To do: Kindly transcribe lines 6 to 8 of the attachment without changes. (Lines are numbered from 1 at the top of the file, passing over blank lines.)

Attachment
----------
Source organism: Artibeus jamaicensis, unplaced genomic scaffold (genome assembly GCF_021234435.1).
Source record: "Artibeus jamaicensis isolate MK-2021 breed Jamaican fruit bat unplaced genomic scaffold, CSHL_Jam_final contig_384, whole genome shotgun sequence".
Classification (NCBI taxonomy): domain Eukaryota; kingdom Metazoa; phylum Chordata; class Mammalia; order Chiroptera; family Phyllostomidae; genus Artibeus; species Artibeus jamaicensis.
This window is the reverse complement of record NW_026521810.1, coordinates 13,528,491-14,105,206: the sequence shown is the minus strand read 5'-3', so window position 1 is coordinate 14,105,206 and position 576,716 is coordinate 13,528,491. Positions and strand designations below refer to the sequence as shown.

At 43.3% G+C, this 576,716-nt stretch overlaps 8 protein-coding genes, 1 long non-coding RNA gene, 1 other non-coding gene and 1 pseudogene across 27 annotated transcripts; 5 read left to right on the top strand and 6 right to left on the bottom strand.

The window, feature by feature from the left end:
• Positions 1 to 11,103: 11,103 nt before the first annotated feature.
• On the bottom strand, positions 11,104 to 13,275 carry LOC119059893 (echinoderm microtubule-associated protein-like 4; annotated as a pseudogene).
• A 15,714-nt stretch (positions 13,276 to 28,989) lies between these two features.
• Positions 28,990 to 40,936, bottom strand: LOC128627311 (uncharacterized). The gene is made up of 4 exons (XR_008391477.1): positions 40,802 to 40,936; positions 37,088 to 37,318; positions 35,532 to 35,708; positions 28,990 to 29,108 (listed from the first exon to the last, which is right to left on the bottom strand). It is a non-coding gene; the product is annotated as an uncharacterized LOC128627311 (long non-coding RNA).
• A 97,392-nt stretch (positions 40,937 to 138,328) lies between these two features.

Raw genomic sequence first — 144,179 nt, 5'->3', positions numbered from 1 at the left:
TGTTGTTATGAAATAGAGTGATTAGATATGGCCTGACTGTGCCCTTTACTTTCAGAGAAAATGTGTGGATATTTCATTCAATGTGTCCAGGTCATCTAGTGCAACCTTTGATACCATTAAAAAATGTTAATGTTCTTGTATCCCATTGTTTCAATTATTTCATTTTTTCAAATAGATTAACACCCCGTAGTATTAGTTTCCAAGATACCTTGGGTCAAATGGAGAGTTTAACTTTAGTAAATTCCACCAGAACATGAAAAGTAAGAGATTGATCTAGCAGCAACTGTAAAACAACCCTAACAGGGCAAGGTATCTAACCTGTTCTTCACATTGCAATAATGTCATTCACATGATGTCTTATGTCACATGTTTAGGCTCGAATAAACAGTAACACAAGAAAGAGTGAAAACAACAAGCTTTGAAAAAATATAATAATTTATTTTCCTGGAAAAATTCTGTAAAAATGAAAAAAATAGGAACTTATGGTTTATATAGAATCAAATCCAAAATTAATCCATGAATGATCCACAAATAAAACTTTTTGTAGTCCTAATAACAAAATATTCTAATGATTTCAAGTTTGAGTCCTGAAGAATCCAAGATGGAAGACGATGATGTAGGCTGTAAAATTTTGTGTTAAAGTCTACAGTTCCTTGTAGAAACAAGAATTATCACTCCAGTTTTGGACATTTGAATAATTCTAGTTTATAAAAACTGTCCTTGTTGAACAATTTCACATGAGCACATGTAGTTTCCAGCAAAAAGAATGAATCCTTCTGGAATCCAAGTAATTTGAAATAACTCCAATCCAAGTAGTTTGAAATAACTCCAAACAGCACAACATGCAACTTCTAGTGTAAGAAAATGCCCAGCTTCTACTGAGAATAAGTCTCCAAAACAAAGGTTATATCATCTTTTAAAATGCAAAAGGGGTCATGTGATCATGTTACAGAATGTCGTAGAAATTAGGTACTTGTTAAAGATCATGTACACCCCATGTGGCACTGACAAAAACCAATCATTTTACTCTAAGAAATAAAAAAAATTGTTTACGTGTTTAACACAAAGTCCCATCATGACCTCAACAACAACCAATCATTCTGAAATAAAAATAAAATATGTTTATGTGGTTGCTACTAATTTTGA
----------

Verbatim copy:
The window, feature by feature from the left end:
• Positions 1 to 11,103: 11,103 nt before the first annotated feature.
• On the bottom strand, positions 11,104 to 13,275 carry LOC119059893 (echinoderm microtubule-associated protein-like 4; annotated as a pseudogene).